Michael Portnoy, The Agglutinators

'The gill in my proverbial wetsuit'
Michael Portnoy at Witte de With

Issue no1
feb - mrt 2020
Michael Portnoy, 100 Big Entrances

From the hallway, an intense rhythmic drumming emanates. You can see a smattering of bare light bulbs hanging from the ceiling, casting a warm glow. And an audience: leaning, squatting, sitting - looking onto the diorama of action unfolding before them. Closer now, over the shoulder of the person in front of you: a minimalist stage, outfitted with a single white curtain, five performers each wearing a black pantsuit, decorated with a motif of spastic zigzagging white lines. They stand in a row, their eyelids opening and closing in concert with the drumming. Their formation changes, audience members are re-oriented, the rhythmic blinking continues. The silliness is very serious. [2]

Michael Portnoy, The Agglutinators

You shuffle en masse with the crowd of strangers through the hall. This time: reverberations of non-descript electronic music; a party is getting started down the corridor. Turning the corner, you see a red velvet rope – club style, manned by another white-zigzagged pantsuit, framed by tall potted palms, their fronds arching gracefully against the contrasting white/black interior. A strobe light excitedly gleams above, blinkering your train of thought, you can only wonder at what awaits on the other side of the rope…

Later, a woman’s voice trilling: “Run through the wind with your hands on my Timmy Tim Tim.”

Another room, a single performer telling a story, while dancing: “Hi, I’m Anal Leek. I’m an underage Japanese girl. I have a motor disease. I also have a leek inside of my anus. I was discarded in an industrial dumpster outside the Stedelijk museum because I deviated from my programmed role in a piece by Toni Seagull stolen from Phillipe Parreno and Pierre Huyghe. Would you like to know how I deviated from my role?”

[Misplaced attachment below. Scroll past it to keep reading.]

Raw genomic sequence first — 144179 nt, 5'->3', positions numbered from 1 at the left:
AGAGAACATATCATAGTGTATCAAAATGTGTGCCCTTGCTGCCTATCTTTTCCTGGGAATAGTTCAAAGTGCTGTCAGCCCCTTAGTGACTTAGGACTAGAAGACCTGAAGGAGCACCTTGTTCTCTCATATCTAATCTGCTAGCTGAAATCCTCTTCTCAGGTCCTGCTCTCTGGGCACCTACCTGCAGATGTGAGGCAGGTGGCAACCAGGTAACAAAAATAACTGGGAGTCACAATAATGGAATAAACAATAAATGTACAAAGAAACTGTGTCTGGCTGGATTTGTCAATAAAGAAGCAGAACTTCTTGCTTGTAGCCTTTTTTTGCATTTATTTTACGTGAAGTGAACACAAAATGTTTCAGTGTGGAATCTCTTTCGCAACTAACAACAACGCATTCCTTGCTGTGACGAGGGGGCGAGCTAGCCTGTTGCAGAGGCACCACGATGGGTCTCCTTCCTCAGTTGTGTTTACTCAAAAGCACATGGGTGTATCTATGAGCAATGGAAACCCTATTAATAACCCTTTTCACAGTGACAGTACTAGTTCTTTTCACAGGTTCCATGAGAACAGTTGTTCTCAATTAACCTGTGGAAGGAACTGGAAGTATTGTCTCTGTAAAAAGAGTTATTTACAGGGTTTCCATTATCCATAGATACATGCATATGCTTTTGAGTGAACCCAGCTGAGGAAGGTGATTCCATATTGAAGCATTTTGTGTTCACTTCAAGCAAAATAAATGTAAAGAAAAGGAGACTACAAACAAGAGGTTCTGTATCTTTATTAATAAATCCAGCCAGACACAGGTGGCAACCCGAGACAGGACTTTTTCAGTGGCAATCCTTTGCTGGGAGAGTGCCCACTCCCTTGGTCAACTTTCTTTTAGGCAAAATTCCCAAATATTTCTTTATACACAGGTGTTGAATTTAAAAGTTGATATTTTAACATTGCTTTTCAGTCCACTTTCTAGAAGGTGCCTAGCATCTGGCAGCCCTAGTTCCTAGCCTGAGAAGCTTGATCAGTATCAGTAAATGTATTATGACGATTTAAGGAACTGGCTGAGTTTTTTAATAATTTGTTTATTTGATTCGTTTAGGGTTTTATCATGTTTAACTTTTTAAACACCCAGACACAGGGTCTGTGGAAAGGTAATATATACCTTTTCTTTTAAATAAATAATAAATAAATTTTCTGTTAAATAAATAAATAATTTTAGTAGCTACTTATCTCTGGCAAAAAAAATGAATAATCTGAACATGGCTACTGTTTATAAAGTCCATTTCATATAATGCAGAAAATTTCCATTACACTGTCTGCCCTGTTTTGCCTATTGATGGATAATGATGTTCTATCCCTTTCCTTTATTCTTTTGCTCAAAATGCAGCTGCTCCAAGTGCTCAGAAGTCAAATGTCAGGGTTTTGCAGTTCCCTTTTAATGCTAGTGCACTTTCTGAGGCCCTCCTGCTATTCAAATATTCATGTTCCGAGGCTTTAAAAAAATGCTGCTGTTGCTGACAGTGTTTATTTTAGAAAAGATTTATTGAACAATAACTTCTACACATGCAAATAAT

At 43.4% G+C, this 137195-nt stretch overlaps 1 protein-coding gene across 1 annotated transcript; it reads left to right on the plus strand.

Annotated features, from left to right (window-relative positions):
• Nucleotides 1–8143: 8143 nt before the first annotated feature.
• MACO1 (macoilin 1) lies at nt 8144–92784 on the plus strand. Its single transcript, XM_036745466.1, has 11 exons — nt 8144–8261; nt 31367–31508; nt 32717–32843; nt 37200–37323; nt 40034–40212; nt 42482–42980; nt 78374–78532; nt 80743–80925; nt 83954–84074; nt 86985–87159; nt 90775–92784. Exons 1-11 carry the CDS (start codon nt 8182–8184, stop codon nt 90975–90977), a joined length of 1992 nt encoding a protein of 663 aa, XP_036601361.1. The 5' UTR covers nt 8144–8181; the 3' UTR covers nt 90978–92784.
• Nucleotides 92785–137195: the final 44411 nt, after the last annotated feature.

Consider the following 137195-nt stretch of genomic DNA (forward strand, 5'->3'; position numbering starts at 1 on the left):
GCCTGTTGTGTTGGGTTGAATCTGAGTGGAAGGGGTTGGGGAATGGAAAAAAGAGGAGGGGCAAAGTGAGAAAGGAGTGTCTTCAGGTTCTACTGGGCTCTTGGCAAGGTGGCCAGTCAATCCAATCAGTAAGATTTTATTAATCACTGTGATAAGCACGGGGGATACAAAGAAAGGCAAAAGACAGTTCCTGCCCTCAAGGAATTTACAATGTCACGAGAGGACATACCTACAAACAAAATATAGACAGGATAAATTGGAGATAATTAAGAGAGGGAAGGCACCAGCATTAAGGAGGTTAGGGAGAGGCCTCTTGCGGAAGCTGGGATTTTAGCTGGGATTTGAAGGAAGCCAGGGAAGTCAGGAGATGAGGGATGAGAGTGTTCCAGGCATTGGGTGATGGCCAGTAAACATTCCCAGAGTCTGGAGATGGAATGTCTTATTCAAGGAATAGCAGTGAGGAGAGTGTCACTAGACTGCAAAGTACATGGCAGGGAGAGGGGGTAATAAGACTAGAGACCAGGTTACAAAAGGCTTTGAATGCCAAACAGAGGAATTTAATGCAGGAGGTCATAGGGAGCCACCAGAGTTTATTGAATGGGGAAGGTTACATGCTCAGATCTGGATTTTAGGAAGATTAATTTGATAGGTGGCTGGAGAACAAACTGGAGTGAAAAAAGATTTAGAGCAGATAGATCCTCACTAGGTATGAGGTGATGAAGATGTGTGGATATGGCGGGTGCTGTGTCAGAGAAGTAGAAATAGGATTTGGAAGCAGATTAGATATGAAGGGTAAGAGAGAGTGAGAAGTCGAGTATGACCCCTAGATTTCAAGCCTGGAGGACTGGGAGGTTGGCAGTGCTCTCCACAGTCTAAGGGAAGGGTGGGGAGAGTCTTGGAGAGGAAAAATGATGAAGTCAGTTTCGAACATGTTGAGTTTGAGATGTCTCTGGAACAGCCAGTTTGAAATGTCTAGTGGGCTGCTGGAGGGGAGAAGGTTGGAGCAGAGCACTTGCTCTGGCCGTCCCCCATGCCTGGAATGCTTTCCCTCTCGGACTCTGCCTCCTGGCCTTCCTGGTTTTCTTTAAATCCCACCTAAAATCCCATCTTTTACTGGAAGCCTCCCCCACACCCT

Michael Portnoy, 77 Blinks

Occupying six spaces at Witte de With Contemporary Art Center, Relational Stalinism – The Musical comes into being through an unfolding of roving acts. Seemingly unrelated, together they form an absurdist extravaganza of music, dance and physical theater. Yet, its playful carefree delivery belies its political potency. Pushing at the limits of communication, and interrogating the human technology of language, Relational Stalinism – The Musical, reveals what we (should) already know. The human capacity for communication is far stranger and more generative than we perhaps are willing to imagine. Inherent in the technology of language is a poetics: an ability to occupy the space of communication while at the same time escaping the order of exchangeability. Commenting on another of his recent works, 27 Gnosis, Michael Portnoy describes the attempt to get at an “experiential knowledge, rather than theoretical knowledge, or epistemology. A kind of dense, robust, poetic knowledge.” [4]

This line of thought reminds me of something said by Franco Berardi in his recent treatise, The Uprising: “Money and language have something in common: they are nothing and they move everything. They are nothing but symbols, conventions, flatus vocis, but they have the power of persuading human beings to act, to work, to transform physical things.”